Thursday, February 23, 2012

Unconstitutional Warrants and Officers' Liability

On Wednesday, the United States Supreme Court issued three decisions. One of these decisions, Messerschmidt v. Millender, dealt with an officer’s liability for seizing property based on allegedly unconstitutional warrant. In this case, the Supreme Court held that the officers could not be sued for seizing property under such a warrant.

This case arose from a 2003 search of Augusta Millender’s home; the officers were searching for Ms. Millender’s foster son and/or a shotgun used in a domestic assault. Police did seize a handgun owned by Ms. Millender, which she claimed was hers and was used strictly for personal defense. Later, a court ruled the search warrant unconstitutional under the Fourth Amendment as “the warrant improperly allowed the police to search for ‘all handguns, shotguns and rifles’ and “evidence showing street gang membership.”

However, on Wednesday, the Court ruled that Ms. Millender could not hold the officers liable for the search, even under a warrant later found to be unconstitutional, by relying on the 1986 Supreme Court ruling in Malley v. Briggs; in this case, the Court held that officers in these situations should not be granted immunity from lawsuits such as this “only where the warrant application is so lacking in indicia of probable cause as to render official belief in its existence unreasonable.” In the most recent case, Justice Roberts held that Ms. Millender’s case did not fall under this exception.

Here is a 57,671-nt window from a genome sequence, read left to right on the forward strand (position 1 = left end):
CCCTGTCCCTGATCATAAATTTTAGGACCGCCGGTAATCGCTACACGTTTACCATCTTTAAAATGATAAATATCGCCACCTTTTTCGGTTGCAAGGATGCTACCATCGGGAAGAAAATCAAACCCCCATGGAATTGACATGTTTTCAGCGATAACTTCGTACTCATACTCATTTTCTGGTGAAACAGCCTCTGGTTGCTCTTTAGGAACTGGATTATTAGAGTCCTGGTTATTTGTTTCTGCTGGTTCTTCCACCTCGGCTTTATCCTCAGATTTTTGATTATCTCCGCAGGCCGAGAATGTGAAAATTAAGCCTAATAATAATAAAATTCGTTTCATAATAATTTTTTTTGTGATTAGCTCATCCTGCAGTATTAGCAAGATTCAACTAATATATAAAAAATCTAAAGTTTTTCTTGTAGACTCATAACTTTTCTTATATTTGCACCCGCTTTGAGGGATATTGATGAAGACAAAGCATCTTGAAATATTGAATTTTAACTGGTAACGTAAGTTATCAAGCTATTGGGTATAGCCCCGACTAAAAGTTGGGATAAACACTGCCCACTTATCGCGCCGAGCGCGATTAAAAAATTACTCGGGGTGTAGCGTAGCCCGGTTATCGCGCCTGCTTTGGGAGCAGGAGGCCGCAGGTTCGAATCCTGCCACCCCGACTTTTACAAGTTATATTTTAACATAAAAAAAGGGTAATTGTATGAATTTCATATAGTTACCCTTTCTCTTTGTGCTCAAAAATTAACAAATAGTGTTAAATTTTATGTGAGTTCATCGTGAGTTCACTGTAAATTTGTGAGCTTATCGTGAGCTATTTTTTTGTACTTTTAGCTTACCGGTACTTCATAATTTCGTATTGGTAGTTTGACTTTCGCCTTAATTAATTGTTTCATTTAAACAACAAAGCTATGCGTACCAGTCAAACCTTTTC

Justices Kagan, Sotomayor and Ginsberg dissented. Justice Kagan wrote that she felt the search for guns was proper, but felt that the search for gang-related evidence (per the search warrant in question) was not connected to the initial incident that gave rise to the warrant. Justice Sotomayor strongly disagreed that the officers’ actions were objectively reasonable. She wrote, “It bears repeating that the founders adopted the Fourth Amendment to protect against searches for evidence of unspecified crimes, and merely possessing other firearms is not a crime at all.” The fact that the officer’s superiors and a judge approved a warrant did not sway her opinion in the least.

The need to protect officers from liability is understandable. If officers are constantly worried about what they will and won’t be held liable for seizing under an apparently valid warrant, then they may easily overlook crucial evidence or fail to seize it “just in case”. Officers must be protected so that they can go about doing their job efficiently and effectively. The officers executing the warrant should be able to rely on their superiors and the judge issuing the warrant.